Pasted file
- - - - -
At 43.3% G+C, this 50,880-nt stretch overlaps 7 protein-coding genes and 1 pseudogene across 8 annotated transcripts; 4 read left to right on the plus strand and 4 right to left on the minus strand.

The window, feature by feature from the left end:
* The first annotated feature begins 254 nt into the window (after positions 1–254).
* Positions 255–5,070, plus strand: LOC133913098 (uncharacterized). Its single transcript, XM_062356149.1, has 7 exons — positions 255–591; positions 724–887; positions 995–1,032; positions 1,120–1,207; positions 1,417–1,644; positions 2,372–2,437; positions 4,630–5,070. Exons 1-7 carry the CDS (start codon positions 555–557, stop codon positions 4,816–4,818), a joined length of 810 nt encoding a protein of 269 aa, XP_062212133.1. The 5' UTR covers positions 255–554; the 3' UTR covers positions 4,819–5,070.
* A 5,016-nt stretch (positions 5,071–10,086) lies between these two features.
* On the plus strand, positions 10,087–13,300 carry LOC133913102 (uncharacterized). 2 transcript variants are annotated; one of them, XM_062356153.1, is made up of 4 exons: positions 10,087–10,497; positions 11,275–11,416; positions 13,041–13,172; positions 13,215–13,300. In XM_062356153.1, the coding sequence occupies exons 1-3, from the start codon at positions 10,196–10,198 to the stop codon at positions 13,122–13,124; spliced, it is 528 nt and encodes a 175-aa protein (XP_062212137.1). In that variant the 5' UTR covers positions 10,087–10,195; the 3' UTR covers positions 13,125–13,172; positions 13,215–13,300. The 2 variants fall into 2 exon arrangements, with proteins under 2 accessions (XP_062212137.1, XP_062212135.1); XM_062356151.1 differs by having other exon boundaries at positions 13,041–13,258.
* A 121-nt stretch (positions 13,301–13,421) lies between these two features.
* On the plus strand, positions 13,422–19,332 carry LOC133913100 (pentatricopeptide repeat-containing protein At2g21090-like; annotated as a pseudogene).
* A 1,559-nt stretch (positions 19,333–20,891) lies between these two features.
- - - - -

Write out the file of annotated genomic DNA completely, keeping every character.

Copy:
At 43.3% G+C, this 50,880-nt stretch overlaps 7 protein-coding genes and 1 pseudogene across 8 annotated transcripts; 4 read left to right on the plus strand and 4 right to left on the minus strand.

The window, feature by feature from the left end:
* The first annotated feature begins 254 nt into the window (after positions 1–254).
* Positions 255–5,070, plus strand: LOC133913098 (uncharacterized). Its single transcript, XM_062356149.1, has 7 exons — positions 255–591; positions 724–887; positions 995–1,032; positions 1,120–1,207; positions 1,417–1,644; positions 2,372–2,437; positions 4,630–5,070. Exons 1-7 carry the CDS (start codon positions 555–557, stop codon positions 4,816–4,818), a joined length of 810 nt encoding a protein of 269 aa, XP_062212133.1. The 5' UTR covers positions 255–554; the 3' UTR covers positions 4,819–5,070.
* A 5,016-nt stretch (positions 5,071–10,086) lies between these two features.
* On the plus strand, positions 10,087–13,300 carry LOC133913102 (uncharacterized). 2 transcript variants are annotated; one of them, XM_062356153.1, is made up of 4 exons: positions 10,087–10,497; positions 11,275–11,416; positions 13,041–13,172; positions 13,215–13,300. In XM_062356153.1, the coding sequence occupies exons 1-3, from the start codon at positions 10,196–10,198 to the stop codon at positions 13,122–13,124; spliced, it is 528 nt and encodes a 175-aa protein (XP_062212137.1). In that variant the 5' UTR covers positions 10,087–10,195; the 3' UTR covers positions 13,125–13,172; positions 13,215–13,300. The 2 variants fall into 2 exon arrangements, with proteins under 2 accessions (XP_062212137.1, XP_062212135.1); XM_062356151.1 differs by having other exon boundaries at positions 13,041–13,258.
* A 121-nt stretch (positions 13,301–13,421) lies between these two features.
* On the plus strand, positions 13,422–19,332 carry LOC133913100 (pentatricopeptide repeat-containing protein At2g21090-like; annotated as a pseudogene).
* A 1,559-nt stretch (positions 19,333–20,891) lies between these two features.